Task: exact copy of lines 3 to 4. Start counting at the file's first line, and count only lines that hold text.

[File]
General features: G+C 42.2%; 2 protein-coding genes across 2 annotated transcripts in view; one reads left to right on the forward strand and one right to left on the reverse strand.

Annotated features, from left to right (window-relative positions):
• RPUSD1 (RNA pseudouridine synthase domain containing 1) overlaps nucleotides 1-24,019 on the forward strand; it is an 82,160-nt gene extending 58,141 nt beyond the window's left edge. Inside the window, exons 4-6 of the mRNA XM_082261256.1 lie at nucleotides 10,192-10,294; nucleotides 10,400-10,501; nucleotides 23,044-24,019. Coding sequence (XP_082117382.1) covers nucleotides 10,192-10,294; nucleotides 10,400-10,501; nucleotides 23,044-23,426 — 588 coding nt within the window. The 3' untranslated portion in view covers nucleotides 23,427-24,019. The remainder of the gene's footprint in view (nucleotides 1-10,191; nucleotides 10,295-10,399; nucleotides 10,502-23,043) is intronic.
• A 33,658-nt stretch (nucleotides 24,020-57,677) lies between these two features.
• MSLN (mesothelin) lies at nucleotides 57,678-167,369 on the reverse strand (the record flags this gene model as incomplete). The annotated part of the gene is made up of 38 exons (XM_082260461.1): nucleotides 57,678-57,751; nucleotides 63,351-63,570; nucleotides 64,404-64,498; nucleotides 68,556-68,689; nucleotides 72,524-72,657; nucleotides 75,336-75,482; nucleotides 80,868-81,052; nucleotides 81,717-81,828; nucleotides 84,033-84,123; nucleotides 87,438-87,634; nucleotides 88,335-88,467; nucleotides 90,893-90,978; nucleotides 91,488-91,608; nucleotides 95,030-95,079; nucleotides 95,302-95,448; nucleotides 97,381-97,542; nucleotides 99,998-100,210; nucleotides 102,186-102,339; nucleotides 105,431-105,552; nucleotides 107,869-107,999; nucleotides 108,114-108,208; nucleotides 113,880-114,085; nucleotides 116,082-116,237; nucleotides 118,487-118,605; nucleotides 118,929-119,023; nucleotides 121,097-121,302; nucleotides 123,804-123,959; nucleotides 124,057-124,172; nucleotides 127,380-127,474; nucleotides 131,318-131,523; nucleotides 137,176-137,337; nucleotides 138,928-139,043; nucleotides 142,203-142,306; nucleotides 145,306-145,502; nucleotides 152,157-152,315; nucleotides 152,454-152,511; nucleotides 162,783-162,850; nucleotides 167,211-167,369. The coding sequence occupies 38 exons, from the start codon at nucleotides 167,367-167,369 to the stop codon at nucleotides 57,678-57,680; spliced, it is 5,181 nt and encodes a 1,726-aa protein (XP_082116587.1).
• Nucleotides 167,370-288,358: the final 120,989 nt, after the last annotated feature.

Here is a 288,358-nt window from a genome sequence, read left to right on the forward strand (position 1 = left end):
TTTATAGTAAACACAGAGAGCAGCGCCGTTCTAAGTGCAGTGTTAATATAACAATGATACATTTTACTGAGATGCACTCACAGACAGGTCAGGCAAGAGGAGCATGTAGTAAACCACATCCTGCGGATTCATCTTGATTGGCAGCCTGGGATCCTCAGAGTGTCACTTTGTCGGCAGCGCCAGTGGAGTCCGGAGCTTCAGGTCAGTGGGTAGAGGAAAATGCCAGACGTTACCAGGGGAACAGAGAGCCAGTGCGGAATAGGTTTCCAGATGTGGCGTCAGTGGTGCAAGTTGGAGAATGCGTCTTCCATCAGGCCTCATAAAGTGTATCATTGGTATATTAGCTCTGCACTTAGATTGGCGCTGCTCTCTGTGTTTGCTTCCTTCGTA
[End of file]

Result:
• RPUSD1 (RNA pseudouridine synthase domain containing 1) overlaps nucleotides 1-24,019 on the forward strand; it is an 82,160-nt gene extending 58,141 nt beyond the window's left edge. Inside the window, exons 4-6 of the mRNA XM_082261256.1 lie at nucleotides 10,192-10,294; nucleotides 10,400-10,501; nucleotides 23,044-24,019. Coding sequence (XP_082117382.1) covers nucleotides 10,192-10,294; nucleotides 10,400-10,501; nucleotides 23,044-23,426 — 588 coding nt within the window. The 3' untranslated portion in view covers nucleotides 23,427-24,019. The remainder of the gene's footprint in view (nucleotides 1-10,191; nucleotides 10,295-10,399; nucleotides 10,502-23,043) is intronic.
• A 33,658-nt stretch (nucleotides 24,020-57,677) lies between these two features.